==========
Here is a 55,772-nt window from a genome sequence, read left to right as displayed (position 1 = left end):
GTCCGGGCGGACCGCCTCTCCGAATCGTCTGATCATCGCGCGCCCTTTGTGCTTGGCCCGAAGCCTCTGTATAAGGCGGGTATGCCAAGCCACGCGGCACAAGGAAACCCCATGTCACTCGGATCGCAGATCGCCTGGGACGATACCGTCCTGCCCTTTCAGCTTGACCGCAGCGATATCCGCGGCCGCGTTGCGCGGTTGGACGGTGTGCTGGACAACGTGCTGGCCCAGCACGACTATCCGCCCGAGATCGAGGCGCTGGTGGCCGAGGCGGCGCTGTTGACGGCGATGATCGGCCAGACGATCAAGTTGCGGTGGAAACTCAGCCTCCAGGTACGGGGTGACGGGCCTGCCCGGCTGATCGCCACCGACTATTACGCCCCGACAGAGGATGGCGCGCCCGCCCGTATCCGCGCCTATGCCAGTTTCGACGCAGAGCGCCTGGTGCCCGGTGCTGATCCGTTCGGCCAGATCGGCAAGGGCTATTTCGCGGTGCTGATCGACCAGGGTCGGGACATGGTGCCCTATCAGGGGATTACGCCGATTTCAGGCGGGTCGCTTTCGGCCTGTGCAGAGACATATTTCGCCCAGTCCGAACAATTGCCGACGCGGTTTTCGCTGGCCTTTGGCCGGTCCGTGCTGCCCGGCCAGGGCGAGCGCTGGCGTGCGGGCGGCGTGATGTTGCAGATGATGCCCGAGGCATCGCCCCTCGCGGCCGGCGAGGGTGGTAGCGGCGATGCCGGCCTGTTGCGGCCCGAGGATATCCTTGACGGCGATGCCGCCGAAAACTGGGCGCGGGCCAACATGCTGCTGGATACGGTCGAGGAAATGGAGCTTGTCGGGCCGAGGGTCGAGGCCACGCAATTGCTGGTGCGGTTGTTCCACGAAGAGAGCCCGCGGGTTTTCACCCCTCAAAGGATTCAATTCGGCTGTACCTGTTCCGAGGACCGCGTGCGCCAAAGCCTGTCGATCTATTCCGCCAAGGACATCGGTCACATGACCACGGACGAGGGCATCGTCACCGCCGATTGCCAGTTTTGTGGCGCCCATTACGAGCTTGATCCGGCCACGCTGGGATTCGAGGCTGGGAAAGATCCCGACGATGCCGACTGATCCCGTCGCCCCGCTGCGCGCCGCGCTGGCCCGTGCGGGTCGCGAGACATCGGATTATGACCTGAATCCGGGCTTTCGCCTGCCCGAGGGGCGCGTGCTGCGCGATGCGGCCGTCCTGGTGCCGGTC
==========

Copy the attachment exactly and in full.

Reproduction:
Here is a 55,772-nt window from a genome sequence, read left to right as displayed (position 1 = left end):
GTCCGGGCGGACCGCCTCTCCGAATCGTCTGATCATCGCGCGCCCTTTGTGCTTGGCCCGAAGCCTCTGTATAAGGCGGGTATGCCAAGCCACGCGGCACAAGGAAACCCCATGTCACTCGGATCGCAGATCGCCTGGGACGATACCGTCCTGCCCTTTCAGCTTGACCGCAGCGATATCCGCGGCCGCGTTGCGCGGTTGGACGGTGTGCTGGACAACGTGCTGGCCCAGCACGACTATCCGCCCGAGATCGAGGCGCTGGTGGCCGAGGCGGCGCTGTTGACGGCGATGATCGGCCAGACGATCAAGTTGCGGTGGAAACTCAGCCTCCAGGTACGGGGTGACGGGCCTGCCCGGCTGATCGCCACCGACTATTACGCCCCGACAGAGGATGGCGCGCCCGCCCGTATCCGCGCCTATGCCAGTTTCGACGCAGAGCGCCTGGTGCCCGGTGCTGATCCGTTCGGCCAGATCGGCAAGGGCTATTTCGCGGTGCTGATCGACCAGGGTCGGGACATGGTGCCCTATCAGGGGATTACGCCGATTTCAGGCGGGTCGCTTTCGGCCTGTGCAGAGACATATTTCGCCCAGTCCGAACAATTGCCGACGCGGTTTTCGCTGGCCTTTGGCCGGTCCGTGCTGCCCGGCCAGGGCGAGCGCTGGCGTGCGGGCGGCGTGATGTTGCAGATGATGCCCGAGGCATCGCCCCTCGCGGCCGGCGAGGGTGGTAGCGGCGATGCCGGCCTGTTGCGGCCCGAGGATATCCTTGACGGCGATGCCGCCGAAAACTGGGCGCGGGCCAACATGCTGCTGGATACGGTCGAGGAAATGGAGCTTGTCGGGCCGAGGGTCGAGGCCACGCAATTGCTGGTGCGGTTGTTCCACGAAGAGAGCCCGCGGGTTTTCACCCCTCAAAGGATTCAATTCGGCTGTACCTGTTCCGAGGACCGCGTGCGCCAAAGCCTGTCGATCTATTCCGCCAAGGACATCGGTCACATGACCACGGACGAGGGCATCGTCACCGCCGATTGCCAGTTTTGTGGCGCCCATTACGAGCTTGATCCGGCCACGCTGGGATTCGAGGCTGGGAAAGATCCCGACGATGCCGACTGATCCCGTCGCCCCGCTGCGCGCCGCGCTGGCCCGTGCGGGTCGCGAGACATCGGATTATGACCTGAATCCGGGCTTTCGCCTGCCCGAGGGGCGCGTGCTGCGCGATGCGGCCGTCCTGGTGCCGGTC